The Big Ten became the first Power Five league to shift to an all-conference fall schedule as the college sports world faces difficult decisions caused by the coronavirus pandemic.
More Power Five conferences could follow, causing a ripple effect on small-conference schools across the country.
If more big conferences ditch nonconference games, smaller schools who rely on “buy games” to help fund their athletic departments will take huge financial hits at a time when they’re already facing ugly bottom lines.
“It’s significant, to say the least,” Northern Arizona athletic director Mike Marlow said Friday. “We’re fortunate in the state of Arizona to have both (Arizona State) and (Arizona) here and we have one or the other scheduled through 2029. That’s a significant part of our budget.”
The Big Ten announced Thursday it will eliminate all non-conference games in football and several other sports amid rising COVID-19 concerns. made
A conference-only schedule also allows schools to cut down on expenses at a time when athletic departments are facing massive budget constraints.
The cancellation of the NCAA Tournament left the NCAA to be $375 million short in revenue scheduled to be paid to its member schools and the pandemic has continued to exacerbate financial shortcomings.
Stanford eliminated 11 of its 36 varsity sports this week to help shore up some of a projected $25 million budget shortfall and at least 171 sports programs at four-year schools have been cut during the pandemic.
The Pac-12 Conference is considering a move to conference-only games and the other Power 5 conferences are weighing their options
The Big Ten’s decision wipes out 33 non-conference football games against non-Power Five programs — nine more against Power Five opponents — with payouts ranging in the six figures to more than $1 million to the smaller schools.
Non-Power Five schools will collectively lose at least $110 million — possibly up to $150 million — in revenue from guaranteed payments by Power Five schools in a conference-only model, according to Dr. Patrick Rishe, director of the sports business program at Washington University in St. Louis.
“I expect every conference will at least move towards fewer games. ... and likely a conference-only model,” Dr. Rishe said. “If you reduce beyond that, what’s the point of conducting the sport in the fall? You’d be better off giving the spring a try and craft a conference-only spring schedule which can be contested in less time, less travel, etc.”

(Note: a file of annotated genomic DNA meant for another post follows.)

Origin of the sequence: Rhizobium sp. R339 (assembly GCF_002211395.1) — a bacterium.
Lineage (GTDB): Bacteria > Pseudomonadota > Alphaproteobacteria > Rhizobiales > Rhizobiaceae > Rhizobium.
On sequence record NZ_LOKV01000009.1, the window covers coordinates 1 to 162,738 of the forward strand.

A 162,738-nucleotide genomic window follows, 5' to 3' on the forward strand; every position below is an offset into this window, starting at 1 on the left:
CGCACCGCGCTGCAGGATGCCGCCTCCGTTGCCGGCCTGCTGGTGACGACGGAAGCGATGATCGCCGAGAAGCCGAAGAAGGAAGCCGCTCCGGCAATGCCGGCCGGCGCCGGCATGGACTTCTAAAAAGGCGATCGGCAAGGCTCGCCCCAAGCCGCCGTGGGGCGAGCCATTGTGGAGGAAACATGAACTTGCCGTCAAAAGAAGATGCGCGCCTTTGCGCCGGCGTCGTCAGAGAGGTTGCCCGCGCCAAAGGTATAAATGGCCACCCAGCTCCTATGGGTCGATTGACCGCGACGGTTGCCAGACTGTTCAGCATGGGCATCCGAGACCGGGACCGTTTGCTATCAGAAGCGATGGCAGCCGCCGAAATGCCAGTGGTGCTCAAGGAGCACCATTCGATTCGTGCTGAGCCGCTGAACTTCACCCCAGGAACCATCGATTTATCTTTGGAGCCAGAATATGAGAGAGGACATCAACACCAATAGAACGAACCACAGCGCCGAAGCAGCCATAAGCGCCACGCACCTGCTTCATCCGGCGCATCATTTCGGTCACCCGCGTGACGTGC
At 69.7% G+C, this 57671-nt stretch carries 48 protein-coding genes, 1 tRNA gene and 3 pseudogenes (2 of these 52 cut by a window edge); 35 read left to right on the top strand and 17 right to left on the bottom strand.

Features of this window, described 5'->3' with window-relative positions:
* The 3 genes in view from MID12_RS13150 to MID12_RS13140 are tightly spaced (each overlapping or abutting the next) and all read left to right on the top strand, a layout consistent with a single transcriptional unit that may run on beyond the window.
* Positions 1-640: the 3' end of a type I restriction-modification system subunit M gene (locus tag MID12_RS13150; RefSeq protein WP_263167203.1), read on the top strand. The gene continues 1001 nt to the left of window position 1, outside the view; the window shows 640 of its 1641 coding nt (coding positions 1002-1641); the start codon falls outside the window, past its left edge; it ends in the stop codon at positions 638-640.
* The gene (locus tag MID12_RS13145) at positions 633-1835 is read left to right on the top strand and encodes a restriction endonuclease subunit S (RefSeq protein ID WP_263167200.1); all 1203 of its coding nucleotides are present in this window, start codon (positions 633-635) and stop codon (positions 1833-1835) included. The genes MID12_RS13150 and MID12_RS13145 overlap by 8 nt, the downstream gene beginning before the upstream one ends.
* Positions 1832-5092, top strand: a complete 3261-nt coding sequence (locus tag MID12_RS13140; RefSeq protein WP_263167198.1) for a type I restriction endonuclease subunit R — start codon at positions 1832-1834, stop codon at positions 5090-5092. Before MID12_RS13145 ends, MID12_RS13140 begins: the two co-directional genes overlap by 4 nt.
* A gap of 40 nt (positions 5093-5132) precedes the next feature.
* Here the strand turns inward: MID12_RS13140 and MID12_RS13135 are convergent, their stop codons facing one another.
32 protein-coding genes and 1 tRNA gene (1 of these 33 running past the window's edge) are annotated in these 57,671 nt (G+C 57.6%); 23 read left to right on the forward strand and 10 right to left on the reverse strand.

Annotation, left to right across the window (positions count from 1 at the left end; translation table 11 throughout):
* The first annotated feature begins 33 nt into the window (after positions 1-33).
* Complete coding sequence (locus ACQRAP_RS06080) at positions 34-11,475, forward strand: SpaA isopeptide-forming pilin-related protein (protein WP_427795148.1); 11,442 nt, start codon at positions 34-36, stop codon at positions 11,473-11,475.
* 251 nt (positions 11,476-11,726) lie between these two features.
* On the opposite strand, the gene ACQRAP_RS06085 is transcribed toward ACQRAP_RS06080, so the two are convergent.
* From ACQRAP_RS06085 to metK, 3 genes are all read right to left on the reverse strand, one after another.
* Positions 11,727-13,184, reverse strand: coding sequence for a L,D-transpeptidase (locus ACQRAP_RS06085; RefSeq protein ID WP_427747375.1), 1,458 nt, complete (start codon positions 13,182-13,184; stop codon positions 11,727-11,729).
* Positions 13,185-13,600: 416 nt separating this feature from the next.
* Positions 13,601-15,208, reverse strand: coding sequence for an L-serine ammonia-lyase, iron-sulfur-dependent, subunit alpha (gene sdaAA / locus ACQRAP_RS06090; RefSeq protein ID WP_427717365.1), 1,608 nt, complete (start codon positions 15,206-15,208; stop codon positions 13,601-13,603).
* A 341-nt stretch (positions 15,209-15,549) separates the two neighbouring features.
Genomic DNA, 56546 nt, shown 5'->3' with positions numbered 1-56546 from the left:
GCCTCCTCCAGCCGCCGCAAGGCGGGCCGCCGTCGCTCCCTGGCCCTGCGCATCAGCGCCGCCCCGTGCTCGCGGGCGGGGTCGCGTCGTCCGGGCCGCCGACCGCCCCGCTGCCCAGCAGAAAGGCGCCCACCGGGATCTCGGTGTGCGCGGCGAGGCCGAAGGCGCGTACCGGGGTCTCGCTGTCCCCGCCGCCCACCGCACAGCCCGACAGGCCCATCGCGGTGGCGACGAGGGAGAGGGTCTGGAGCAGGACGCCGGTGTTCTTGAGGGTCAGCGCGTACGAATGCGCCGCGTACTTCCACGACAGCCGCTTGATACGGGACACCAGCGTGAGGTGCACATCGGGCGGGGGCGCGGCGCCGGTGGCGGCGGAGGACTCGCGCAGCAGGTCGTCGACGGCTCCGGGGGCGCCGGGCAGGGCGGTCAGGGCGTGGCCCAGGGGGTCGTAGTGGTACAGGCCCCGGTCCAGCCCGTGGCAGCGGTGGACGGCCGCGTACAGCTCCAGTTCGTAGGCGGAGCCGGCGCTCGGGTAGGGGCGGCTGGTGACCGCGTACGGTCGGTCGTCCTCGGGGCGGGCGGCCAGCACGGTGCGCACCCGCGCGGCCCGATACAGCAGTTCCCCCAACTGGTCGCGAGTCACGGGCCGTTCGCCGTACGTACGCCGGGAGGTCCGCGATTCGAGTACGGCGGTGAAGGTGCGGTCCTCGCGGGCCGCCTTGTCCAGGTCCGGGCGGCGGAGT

Northern Arizona has a scheduled payout of $518,000 for its Sept. 3 game at Arizona State, money that slated to be used for the football team’s 2020 travel expenses. Northern Arizona’s overall athletic budget is $21 million and already went through one round of budget reductions to prevent cutting sports.
Montana State has a $675,000 payout for a Sept. 12 game at Utah. Fresno State is due to make a combined $1.9 million for buy games against Colorado and Texas A&M this season.
Some schools could lose more than 5% of their entire athletic budgets if guarantee games are wiped off their schedules.
“Every department has its own philosophy, but I don’t recall in my six years where a MAC team did not play at least a game where they’re bringing home a pretty good check,” Eastern Michigan coach Chris Creighton said. “And that check supports much more than just football.”
Most guarantee game contracts have so-called act of God clauses, providing some compensation when an uncontrollable event causes a cancellation. The clauses vary by each contract and schools are already sorting through those in case guarantee games — or the entire season — are wiped out.
“I don’t think we know what the financial impact is,” MAC Commissioner Jon Steinbrecher acknowledged in a telephone interview Thursday. “Those schools will have to work through how you disassemble that contract and put it back together. We’ll all act accordingly and we’ll see over the next two to three weeks what the season looks like if we’re able to have a season at all.”
AP Sports Writers John Zenor in Montgomery, Alabama, Cliff Brunt in Oklahoma City and Larry Lage in Detroit contributed to this report.